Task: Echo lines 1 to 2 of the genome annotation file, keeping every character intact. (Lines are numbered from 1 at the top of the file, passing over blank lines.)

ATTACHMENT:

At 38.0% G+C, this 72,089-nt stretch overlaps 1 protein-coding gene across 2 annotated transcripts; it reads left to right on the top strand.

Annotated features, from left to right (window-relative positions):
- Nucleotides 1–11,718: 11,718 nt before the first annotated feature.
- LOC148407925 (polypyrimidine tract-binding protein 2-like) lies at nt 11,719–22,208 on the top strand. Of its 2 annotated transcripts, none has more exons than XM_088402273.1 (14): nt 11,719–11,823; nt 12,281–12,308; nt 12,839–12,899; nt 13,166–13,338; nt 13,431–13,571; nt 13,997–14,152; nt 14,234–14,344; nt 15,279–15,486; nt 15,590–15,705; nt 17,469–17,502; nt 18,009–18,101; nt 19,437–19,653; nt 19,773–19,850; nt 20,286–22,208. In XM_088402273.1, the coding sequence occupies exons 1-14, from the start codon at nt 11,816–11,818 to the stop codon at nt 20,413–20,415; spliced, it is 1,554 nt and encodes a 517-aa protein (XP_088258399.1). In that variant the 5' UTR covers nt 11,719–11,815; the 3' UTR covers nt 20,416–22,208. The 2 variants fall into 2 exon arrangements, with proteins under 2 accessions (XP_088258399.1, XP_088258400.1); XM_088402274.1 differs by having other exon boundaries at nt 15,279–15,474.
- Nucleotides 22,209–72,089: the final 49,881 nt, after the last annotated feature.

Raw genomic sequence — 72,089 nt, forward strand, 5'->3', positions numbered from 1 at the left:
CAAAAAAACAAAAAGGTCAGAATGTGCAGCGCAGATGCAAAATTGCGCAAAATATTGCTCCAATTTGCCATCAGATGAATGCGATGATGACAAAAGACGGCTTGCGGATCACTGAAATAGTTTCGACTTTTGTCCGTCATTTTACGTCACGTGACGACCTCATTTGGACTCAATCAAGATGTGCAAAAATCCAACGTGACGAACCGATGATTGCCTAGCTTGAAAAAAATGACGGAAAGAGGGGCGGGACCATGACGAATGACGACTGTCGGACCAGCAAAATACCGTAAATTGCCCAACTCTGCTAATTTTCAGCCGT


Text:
At 38.0% G+C, this 72,089-nt stretch overlaps 1 protein-coding gene across 2 annotated transcripts; it reads left to right on the top strand.

Annotated features, from left to right (window-relative positions):